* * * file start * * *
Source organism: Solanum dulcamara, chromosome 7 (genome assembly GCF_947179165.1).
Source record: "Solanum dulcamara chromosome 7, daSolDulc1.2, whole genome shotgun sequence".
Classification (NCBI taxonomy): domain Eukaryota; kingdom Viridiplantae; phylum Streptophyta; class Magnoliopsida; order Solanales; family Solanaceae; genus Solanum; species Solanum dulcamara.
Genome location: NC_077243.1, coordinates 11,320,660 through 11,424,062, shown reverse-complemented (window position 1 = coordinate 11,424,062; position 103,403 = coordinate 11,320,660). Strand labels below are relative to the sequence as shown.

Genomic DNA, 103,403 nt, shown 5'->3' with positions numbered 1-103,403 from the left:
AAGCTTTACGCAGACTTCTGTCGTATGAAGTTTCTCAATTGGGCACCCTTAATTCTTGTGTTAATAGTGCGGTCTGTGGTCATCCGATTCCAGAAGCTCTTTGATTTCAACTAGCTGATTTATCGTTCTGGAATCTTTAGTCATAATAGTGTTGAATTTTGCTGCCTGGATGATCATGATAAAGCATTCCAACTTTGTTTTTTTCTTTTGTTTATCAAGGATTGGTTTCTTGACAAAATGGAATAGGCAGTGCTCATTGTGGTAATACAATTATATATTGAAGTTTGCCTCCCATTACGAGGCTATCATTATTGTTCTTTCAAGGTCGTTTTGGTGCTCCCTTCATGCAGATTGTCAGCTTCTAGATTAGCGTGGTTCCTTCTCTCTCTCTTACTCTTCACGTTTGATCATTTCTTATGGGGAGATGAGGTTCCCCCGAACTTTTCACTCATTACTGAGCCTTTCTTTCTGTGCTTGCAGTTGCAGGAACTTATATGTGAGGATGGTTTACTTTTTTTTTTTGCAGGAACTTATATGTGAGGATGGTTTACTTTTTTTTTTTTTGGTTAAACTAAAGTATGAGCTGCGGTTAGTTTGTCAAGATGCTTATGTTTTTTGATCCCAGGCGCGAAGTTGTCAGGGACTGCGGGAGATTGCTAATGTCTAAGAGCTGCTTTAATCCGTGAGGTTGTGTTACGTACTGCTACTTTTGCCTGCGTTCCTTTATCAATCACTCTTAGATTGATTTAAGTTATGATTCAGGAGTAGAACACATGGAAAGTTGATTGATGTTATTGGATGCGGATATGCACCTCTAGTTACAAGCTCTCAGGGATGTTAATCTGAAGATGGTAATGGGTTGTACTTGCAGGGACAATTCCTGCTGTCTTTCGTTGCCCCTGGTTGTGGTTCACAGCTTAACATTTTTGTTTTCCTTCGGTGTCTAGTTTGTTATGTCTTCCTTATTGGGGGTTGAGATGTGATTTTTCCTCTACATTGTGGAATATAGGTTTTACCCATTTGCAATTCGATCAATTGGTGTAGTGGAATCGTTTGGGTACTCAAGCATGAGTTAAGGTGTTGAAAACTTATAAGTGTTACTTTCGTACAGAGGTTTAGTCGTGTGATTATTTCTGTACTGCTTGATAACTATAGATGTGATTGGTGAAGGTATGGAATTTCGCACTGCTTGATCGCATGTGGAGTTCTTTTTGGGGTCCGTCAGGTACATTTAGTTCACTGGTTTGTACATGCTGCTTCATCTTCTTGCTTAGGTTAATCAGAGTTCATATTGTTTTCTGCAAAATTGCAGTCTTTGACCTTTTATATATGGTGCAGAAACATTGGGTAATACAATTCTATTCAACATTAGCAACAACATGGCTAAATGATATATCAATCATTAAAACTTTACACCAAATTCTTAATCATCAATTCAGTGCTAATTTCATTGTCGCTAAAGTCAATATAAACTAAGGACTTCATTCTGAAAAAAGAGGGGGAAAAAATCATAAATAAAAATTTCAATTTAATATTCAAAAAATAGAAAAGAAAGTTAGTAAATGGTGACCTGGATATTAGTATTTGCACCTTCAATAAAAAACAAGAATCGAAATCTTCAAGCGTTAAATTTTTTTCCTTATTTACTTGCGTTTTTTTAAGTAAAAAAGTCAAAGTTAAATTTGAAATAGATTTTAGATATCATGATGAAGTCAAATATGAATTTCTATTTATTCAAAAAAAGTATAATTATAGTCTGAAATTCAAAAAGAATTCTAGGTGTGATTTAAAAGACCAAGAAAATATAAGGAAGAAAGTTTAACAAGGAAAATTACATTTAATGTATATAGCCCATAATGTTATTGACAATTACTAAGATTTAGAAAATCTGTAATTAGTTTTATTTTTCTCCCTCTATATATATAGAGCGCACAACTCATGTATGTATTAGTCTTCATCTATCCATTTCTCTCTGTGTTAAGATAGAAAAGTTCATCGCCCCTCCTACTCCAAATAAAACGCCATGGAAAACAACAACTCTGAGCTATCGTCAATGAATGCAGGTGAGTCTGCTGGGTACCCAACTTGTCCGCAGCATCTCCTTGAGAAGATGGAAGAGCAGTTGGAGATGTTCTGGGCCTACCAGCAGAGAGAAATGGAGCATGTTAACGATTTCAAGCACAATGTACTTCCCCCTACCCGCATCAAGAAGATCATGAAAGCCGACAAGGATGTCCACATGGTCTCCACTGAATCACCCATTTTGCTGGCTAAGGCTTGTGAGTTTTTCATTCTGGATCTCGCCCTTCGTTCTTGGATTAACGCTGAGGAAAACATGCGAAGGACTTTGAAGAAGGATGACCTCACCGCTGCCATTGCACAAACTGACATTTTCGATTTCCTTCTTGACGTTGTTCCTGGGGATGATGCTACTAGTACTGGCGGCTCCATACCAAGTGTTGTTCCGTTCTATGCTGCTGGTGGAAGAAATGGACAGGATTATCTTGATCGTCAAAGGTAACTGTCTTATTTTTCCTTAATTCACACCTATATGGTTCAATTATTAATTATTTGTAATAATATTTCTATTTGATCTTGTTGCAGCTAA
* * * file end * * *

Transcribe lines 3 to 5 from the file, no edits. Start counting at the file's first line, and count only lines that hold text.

Classification (NCBI taxonomy): domain Eukaryota; kingdom Viridiplantae; phylum Streptophyta; class Magnoliopsida; order Solanales; family Solanaceae; genus Solanum; species Solanum dulcamara.
Genome location: NC_077243.1, coordinates 11,320,660 through 11,424,062, shown reverse-complemented (window position 1 = coordinate 11,424,062; position 103,403 = coordinate 11,320,660). Strand labels below are relative to the sequence as shown.

Genomic DNA, 103,403 nt, shown 5'->3' with positions numbered 1-103,403 from the left: